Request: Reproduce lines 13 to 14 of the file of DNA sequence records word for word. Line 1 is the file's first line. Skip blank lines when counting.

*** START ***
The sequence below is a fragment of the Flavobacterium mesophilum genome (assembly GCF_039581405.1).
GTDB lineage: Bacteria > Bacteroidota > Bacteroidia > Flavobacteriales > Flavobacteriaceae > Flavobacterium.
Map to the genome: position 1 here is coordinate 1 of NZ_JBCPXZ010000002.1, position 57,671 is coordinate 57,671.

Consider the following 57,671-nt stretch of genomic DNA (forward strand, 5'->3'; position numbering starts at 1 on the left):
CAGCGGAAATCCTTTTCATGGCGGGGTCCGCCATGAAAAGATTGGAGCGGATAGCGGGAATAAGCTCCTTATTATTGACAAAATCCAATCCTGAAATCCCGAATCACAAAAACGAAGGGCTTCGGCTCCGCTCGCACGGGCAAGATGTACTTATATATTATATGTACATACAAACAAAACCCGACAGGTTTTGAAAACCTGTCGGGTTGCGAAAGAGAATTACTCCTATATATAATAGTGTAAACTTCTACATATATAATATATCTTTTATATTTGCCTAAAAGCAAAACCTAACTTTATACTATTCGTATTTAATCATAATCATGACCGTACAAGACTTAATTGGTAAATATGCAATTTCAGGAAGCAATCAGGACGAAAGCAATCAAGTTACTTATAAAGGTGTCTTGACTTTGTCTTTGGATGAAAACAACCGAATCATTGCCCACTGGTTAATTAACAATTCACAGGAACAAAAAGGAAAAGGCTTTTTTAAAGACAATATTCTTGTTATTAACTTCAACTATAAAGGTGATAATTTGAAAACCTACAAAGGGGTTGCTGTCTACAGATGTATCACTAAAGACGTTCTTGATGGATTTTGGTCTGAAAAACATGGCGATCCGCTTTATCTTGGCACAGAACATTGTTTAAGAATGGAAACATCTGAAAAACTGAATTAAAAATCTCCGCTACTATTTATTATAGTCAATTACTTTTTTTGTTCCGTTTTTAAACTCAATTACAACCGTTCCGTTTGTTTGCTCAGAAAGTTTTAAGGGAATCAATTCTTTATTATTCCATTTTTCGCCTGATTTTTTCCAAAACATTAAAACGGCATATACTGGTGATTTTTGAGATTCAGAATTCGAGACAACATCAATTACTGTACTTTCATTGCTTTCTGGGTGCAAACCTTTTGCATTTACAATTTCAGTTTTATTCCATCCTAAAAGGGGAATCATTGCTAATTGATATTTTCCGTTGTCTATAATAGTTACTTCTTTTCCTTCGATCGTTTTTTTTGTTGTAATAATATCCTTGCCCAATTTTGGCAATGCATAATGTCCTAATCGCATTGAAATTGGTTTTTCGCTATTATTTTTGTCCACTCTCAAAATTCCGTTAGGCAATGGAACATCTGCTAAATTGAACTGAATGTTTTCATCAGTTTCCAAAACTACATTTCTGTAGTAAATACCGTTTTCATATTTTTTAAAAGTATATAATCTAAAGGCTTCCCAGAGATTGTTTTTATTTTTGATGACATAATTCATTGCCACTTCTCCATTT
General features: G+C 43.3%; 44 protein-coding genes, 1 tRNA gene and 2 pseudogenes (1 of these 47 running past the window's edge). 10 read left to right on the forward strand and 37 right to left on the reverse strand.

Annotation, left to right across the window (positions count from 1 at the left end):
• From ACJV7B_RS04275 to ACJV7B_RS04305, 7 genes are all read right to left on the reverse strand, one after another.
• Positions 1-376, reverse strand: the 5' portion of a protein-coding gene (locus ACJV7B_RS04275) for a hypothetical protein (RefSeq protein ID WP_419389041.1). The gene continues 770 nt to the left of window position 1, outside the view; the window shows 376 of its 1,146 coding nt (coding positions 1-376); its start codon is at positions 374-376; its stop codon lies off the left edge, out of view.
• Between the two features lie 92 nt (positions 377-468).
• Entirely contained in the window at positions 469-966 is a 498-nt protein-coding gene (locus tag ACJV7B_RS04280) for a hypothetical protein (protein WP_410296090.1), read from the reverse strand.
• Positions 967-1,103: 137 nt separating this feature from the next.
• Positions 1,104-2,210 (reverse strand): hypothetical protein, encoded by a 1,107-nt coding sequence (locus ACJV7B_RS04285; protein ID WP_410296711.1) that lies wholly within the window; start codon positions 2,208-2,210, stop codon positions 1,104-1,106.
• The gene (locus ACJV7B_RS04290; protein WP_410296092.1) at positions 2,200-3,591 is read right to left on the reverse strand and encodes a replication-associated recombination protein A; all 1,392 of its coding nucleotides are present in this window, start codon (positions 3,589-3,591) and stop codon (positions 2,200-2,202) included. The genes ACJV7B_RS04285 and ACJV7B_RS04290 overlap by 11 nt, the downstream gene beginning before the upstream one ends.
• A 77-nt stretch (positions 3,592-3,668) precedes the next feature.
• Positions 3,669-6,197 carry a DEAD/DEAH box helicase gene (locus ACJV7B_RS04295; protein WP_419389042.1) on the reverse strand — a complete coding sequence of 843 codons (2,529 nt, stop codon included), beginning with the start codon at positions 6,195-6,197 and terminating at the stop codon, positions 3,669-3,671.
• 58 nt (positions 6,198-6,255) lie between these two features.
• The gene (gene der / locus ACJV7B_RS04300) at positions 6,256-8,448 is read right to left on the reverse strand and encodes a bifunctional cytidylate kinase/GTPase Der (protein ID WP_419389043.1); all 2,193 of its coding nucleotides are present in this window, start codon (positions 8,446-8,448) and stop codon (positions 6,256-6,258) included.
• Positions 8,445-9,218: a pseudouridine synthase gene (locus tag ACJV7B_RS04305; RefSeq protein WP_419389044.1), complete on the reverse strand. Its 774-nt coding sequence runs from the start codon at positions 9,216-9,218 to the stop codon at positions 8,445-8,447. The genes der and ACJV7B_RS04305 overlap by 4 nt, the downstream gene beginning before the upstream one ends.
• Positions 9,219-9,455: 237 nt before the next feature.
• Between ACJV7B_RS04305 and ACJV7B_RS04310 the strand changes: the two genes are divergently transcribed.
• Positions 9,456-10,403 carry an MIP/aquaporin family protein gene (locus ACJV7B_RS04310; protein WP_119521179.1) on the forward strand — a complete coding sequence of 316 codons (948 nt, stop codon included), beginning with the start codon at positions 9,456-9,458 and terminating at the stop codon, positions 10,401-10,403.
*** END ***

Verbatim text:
• Positions 1,104-2,210 (reverse strand): hypothetical protein, encoded by a 1,107-nt coding sequence (locus ACJV7B_RS04285; protein ID WP_410296711.1) that lies wholly within the window; start codon positions 2,208-2,210, stop codon positions 1,104-1,106.
• The gene (locus ACJV7B_RS04290; protein WP_410296092.1) at positions 2,200-3,591 is read right to left on the reverse strand and encodes a replication-associated recombination protein A; all 1,392 of its coding nucleotides are present in this window, start codon (positions 3,589-3,591) and stop codon (positions 2,200-2,202) included. The genes ACJV7B_RS04285 and ACJV7B_RS04290 overlap by 11 nt, the downstream gene beginning before the upstream one ends.